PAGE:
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Daniel J. Graeber

Daniel J. Graeber

Daniel Graeber is a writer and political analyst based in Michigan. His work on matters related to the geopolitical aspects of the global energy sector,…

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So About that $2 Gas …?

U.S. gasoline prices are expected to remain volatile for the month because of geopolitical fallout in the Middle East. Concerns over the global oil supply are fading away from the minds of most consumers and few people care even less about the unrest in Egypt. A weekend survey said gasoline prices were in decline, though that did little to ease the minds of American commuters scratching their heads at the pump during the first major heat wave of the season. A year ago, American consumers were paying substantially less for gasoline.  While U.S. oil production gains mean fewer imports, there appear to be few guarantees for energy security, and lower gasoline prices, in the near term.

Motor group AAA reports an average Monday price for a gallon of regular unleaded gasoline of $3.61. That's more than 4 percent higher than last week, which translates to a 2 cent increase every day since July 8. A weekend assessment from Lundberg Survey said gasoline prices declined by less than 1 percent compared to last month. The U.S. Energy Department said it expects gasoline prices for the season to level off at around $3.50 or so, though that's still higher than the $3.39 average reported year-on-year.

Related article: BP to the Rescue for Midwest Drivers

Former House Speaker and presidential hopeful Newt Gingrich said a then-struggling U.S. economy can't afford to spend billions of dollars overseas to buy foreign oil when there was plenty of that Texas tea at home in the United States. Gasoline prices, he said, could drop to $2.00 per gallon if drilling activity increased dramatically in the United States. A year later, nearly 90 billion barrels of oil was produced worldwide and almost half of that came from new drilling operations in the United States. Gasoline is still nowhere near $2.00 per gallon even though the United States is mentioned in the same breath as Saudi Arabia.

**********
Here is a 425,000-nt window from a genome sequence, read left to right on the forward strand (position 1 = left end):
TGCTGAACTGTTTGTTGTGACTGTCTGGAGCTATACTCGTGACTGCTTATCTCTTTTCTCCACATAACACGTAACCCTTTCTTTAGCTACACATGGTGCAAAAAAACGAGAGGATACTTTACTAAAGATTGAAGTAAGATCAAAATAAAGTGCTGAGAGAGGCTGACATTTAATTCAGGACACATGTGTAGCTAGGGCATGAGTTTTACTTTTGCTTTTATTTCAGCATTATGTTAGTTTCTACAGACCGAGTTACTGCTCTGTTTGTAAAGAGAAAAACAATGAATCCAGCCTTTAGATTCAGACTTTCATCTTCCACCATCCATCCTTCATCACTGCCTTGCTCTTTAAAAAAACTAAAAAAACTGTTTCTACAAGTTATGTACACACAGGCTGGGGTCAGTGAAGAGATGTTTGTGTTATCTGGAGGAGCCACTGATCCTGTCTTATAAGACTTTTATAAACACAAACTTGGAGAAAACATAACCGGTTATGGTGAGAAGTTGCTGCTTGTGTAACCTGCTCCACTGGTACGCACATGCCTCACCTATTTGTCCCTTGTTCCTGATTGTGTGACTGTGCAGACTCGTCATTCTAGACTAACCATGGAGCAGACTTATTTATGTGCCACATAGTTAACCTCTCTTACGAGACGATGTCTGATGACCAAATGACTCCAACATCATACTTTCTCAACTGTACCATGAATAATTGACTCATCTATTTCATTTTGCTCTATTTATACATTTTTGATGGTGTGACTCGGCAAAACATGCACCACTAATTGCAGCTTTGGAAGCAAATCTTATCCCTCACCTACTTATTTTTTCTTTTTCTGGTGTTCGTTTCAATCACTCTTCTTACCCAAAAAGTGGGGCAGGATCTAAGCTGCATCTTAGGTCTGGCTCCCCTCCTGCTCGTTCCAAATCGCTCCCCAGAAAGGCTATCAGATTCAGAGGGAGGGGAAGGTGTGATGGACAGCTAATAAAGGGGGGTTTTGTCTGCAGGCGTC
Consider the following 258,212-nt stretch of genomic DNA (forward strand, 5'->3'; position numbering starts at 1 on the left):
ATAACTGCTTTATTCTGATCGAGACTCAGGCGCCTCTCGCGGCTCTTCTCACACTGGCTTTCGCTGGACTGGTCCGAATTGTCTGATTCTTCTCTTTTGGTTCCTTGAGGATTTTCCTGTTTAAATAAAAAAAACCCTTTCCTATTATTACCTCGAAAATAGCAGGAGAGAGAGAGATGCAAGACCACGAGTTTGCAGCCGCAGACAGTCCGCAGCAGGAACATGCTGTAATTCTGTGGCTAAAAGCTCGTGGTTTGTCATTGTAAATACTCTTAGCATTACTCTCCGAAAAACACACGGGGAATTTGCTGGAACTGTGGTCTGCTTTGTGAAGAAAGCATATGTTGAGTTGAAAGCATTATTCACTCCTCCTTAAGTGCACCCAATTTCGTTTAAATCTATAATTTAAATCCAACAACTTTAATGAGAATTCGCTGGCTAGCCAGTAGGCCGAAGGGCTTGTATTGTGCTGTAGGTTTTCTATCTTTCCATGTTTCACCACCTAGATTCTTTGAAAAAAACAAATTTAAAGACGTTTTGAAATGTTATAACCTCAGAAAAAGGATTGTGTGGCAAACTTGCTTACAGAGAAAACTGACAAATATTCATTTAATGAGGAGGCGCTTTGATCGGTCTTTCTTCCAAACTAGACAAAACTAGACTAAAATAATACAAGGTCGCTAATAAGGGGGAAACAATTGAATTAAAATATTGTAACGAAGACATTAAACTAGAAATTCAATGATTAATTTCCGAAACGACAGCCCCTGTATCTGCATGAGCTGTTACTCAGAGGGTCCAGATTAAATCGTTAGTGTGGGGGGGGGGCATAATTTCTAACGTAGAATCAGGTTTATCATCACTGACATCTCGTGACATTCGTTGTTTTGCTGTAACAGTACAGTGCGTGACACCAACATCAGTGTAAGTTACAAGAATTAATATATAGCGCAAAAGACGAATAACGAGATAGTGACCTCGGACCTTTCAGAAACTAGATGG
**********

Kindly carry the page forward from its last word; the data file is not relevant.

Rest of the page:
The International Energy Agency said this week fears of so-called peak oil are more or less unfounded in part because of production gains from the United States. Production from the Bakken formation in the Northern Plains states helped move the North Dakota economy from failure to frenzy in roughly a decade's time. Issues overseas, however, are driving domestic gasoline prices higher as oil on the international market stays above the $100 per barrel mark for the first time since last year.

Related article: Why Gas Prices are Unlikely to Fall Anytime Soon

Those like Gingrich and the American Petroleum Institute said building a pipeline like Keystone XL would shield the North American economy from the overseas turmoil wreacking havoc on retail consumer markets. API says 70 percent of the people it surveyed said Keystone XL would help with national security issues tied to energy markets. A rival survey of public opinion from the Pew Research Center found 83 percent of the people in the United States wanted the government to focus more on domestic issues and leave foreign affairs to the foreigners. For energy matters, however, those two issues mix.